“Whatever the group is, whatever the organization is, I like it to be a community of not necessarily like-minded people, but people with a heart and soul for whatever it is,” he says.
That’s how Keene resident Mike Ward, a longtime friend of Hayes, first got involved in community service. Ward met Hayes 20 years ago when Ward was working in Keene State’s community service office as an administrative assistant.
One day, Hayes asked Ward if he’d like to help run a Habitat for Humanity service trip to the Dominican Republic — and that first trip turned into years of serving in the various organizations Hayes is involved with.
“He really made me appreciate how much more I could do personally. And I wouldn’t say he pushed me, but by asking me, he got me to do things I never would have done on my own that I’m glad I did,” Ward says.
And the concept of community is important to Hayes in more ways than one. He says his friendships are what he’ll miss most about living in Keene, and he’s always kept his social calendar full outside of his many service hours. When he’s not skiing, hiking or biking, he’s grabbing a weekly beer with friends or discussing the latest read in the book club he and Ward founded.
“He’s like a shark; he can never rest. He’s always moving,” Ward says with a laugh.
Hayes still speaks fondly of the students he worked with in his time at Keene State, noting that he’s been fortunate to attend some of their weddings over the years.
He originally took the job because he wanted the opportunity to work with young people. Though he’d spent some time as a health care administrator — after getting his master’s degree in human services administration from Southern New Hampshire University — he was looking for deeper human connection in his work.
He’ll never take credit for what his students accomplished during his tenure at the college, but he will boast that they were able to secure Millard Fuller, founder of Habitat for Humanity, as a commencement speaker in 1999. During Fuller’s visit, Hayes says, the students also hosted a community dinner, which led to donations that funded the construction of three homes for people in need.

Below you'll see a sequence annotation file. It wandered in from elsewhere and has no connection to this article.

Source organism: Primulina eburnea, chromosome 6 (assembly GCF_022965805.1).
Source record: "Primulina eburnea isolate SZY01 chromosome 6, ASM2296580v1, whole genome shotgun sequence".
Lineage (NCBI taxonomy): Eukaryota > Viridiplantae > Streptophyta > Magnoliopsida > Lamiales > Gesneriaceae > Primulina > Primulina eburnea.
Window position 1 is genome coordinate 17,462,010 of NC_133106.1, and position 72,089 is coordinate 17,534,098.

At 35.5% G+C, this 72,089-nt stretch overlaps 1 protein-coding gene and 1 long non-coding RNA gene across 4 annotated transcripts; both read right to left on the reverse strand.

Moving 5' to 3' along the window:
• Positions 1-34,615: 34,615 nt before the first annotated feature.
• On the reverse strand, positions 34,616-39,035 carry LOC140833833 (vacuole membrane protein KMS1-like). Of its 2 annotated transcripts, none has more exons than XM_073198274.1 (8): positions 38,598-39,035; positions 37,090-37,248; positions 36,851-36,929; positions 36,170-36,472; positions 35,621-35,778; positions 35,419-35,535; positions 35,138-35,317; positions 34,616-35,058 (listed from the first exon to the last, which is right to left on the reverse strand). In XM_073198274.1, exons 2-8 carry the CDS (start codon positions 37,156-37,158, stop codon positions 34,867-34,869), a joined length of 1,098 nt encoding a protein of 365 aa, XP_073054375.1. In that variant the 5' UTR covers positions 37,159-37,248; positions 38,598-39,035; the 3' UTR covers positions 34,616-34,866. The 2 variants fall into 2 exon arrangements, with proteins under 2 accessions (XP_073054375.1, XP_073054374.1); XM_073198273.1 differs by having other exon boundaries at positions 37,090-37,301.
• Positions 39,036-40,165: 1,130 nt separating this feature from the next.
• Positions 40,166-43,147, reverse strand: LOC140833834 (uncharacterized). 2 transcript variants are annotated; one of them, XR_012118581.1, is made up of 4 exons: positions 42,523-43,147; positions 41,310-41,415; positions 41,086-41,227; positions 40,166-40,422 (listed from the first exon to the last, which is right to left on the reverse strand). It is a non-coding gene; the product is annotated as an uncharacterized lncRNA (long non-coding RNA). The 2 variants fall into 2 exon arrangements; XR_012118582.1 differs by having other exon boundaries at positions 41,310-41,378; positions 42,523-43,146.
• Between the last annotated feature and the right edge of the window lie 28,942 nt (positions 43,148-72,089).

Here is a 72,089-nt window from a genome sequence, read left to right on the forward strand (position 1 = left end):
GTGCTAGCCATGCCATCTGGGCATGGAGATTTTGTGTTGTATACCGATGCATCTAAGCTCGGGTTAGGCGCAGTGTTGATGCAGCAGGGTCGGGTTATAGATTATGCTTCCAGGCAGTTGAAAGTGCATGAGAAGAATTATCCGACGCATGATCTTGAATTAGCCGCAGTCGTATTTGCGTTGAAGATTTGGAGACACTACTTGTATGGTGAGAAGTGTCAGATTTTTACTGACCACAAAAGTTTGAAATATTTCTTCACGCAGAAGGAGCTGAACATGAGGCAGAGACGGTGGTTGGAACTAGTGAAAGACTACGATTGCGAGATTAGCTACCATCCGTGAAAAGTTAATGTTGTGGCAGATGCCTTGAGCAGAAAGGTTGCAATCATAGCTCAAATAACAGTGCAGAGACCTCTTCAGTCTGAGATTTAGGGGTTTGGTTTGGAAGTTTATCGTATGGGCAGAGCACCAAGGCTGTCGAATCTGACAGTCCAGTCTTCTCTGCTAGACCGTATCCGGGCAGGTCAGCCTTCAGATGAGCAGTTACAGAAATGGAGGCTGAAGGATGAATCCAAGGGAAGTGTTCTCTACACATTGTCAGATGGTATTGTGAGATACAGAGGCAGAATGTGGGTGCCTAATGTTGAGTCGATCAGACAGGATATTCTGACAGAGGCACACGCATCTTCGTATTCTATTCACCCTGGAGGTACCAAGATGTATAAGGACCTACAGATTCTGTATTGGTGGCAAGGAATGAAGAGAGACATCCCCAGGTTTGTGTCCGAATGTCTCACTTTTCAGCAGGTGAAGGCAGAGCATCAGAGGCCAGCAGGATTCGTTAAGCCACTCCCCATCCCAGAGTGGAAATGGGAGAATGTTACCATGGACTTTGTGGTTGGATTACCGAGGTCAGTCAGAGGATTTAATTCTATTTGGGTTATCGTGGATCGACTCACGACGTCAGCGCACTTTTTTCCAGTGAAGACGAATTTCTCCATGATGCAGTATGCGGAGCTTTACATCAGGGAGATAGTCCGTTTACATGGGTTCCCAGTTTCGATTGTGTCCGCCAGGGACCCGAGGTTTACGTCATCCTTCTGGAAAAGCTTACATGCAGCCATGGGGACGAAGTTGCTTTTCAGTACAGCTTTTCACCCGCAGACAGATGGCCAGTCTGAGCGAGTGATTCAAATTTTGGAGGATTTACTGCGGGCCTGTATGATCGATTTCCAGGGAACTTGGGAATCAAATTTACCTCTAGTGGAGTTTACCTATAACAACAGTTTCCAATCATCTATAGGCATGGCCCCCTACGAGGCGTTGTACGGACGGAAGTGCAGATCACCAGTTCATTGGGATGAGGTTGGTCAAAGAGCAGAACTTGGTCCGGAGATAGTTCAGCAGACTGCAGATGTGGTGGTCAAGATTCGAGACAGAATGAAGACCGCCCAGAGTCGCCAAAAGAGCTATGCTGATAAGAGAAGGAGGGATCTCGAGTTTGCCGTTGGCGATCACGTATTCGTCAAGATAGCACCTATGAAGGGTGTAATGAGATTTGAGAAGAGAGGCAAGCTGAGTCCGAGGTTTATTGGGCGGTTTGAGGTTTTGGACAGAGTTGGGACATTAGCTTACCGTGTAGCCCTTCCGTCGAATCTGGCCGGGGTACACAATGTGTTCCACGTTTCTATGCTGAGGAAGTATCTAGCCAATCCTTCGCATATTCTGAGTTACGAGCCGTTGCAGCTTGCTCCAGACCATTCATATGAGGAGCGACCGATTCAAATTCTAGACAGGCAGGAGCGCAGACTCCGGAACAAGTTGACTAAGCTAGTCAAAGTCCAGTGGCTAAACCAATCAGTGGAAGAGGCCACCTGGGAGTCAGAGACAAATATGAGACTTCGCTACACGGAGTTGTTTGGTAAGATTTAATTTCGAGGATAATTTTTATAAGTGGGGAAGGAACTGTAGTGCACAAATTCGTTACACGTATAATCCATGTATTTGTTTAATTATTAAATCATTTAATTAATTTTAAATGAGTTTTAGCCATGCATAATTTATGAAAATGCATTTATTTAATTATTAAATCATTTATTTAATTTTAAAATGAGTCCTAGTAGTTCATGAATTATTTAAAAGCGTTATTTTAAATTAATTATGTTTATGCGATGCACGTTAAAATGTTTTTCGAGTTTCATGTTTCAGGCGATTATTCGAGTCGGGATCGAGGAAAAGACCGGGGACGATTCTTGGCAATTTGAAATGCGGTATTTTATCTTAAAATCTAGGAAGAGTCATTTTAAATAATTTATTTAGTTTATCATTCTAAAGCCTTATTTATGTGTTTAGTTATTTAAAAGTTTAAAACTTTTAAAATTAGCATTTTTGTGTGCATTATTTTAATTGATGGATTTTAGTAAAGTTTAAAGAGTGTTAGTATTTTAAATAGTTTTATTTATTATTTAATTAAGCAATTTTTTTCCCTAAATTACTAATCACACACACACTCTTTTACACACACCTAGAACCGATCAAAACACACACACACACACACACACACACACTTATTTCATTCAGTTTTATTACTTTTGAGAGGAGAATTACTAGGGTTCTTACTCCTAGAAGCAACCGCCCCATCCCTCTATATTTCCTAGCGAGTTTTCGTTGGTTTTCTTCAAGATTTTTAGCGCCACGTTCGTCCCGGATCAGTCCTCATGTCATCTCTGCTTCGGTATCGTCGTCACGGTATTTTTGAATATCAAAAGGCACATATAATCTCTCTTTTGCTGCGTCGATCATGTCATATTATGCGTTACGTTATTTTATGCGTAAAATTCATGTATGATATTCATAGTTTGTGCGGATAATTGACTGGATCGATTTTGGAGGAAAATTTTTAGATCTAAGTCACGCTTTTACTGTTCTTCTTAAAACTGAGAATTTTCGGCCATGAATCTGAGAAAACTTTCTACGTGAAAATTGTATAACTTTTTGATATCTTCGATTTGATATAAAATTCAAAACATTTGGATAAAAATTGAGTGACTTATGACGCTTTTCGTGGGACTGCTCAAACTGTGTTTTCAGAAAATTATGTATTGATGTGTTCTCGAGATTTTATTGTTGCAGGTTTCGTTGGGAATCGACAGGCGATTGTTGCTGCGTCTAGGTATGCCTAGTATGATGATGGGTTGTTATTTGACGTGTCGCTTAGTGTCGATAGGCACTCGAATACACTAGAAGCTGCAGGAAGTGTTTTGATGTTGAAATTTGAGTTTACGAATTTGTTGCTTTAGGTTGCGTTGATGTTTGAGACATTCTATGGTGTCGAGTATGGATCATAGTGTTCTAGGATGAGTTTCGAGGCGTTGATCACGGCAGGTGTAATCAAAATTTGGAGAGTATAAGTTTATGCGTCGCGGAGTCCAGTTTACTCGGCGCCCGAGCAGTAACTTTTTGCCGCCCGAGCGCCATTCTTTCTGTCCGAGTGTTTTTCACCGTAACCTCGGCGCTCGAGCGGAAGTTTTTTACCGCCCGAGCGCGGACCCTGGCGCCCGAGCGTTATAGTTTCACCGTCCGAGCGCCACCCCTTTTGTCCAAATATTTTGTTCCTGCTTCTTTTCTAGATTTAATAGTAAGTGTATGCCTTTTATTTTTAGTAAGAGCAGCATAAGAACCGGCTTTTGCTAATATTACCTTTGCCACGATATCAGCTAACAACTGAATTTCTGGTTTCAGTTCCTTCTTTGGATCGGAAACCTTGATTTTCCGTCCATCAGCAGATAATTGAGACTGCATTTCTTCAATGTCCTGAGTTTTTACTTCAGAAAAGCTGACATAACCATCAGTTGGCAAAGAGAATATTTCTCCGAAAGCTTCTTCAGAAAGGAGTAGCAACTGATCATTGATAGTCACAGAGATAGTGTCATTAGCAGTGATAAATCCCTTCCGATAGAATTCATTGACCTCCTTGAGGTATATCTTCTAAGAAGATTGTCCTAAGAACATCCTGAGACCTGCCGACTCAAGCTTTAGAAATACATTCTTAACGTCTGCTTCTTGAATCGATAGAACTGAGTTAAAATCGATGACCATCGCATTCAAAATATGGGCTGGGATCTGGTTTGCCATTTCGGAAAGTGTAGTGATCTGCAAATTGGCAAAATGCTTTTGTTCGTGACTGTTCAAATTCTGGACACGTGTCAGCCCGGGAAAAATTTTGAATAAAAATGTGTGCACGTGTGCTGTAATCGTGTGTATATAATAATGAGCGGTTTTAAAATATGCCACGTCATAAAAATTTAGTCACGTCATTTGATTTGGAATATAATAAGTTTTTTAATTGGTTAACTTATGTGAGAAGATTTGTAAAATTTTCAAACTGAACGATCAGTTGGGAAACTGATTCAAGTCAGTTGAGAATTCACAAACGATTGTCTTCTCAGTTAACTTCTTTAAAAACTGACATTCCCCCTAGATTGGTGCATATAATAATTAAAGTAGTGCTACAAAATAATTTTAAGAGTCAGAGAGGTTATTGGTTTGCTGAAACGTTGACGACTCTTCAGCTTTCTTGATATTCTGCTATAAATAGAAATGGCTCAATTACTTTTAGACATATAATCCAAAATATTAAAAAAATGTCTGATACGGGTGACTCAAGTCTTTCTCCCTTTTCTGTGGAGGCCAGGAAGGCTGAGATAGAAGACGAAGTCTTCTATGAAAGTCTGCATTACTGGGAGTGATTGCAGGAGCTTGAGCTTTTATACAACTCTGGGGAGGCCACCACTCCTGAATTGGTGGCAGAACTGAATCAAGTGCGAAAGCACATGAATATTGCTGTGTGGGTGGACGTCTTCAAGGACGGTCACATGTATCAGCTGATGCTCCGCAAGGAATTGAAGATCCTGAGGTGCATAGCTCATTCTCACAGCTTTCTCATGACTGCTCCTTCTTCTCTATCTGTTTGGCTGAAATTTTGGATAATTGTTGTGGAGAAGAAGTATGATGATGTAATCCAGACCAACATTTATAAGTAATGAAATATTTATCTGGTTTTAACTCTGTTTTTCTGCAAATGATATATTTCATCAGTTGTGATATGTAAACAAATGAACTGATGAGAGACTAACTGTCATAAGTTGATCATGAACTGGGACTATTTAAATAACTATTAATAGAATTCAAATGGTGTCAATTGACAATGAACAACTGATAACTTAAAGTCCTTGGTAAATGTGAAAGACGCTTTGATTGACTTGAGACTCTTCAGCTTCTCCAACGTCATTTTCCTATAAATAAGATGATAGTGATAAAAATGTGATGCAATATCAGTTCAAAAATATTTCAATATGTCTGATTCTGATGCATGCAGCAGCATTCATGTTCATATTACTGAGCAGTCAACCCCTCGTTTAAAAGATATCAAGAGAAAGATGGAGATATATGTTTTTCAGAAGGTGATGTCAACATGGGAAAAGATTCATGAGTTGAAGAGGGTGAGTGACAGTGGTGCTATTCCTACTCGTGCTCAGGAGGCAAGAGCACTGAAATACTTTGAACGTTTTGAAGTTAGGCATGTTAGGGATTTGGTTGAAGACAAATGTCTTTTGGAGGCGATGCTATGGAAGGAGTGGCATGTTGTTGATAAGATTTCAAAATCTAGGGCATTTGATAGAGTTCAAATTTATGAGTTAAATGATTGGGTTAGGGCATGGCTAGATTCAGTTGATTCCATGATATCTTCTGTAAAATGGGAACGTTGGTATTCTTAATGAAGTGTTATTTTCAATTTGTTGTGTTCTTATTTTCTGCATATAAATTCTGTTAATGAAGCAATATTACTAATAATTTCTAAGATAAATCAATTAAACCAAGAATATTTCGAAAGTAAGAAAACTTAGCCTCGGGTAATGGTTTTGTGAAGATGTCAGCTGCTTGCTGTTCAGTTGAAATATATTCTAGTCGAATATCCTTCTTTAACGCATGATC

Today, he’s proud to see that some of his former students have continued to give back to their communities in adulthood.
“That’s the real satisfaction for me, when I look back and realize that the generation, a couple of generations before me are carrying on that tradition in different ways, whatever way they want to do it,” he says.
In local service organizations, Hayes’ departure will certainly be felt.
“He’s always into things; he’s in the background, but he’s like the backbone of the community service community in Keene,” Ward says. “Hundred Nights, and the church, you name it — he’s into everything.”
Leaving the Monadnock Region for Concord will be bittersweet for Hayes — but he’s ready to begin the next chapter of his life and begin building a new community in his new home.
“I feel like I’ve left my mark. I think a lot of people are in a better place today than they were 20 years ago in some of the programs I’ve been involved in,” he says. “Not all because of me, but the support of lots of people to make it happen.”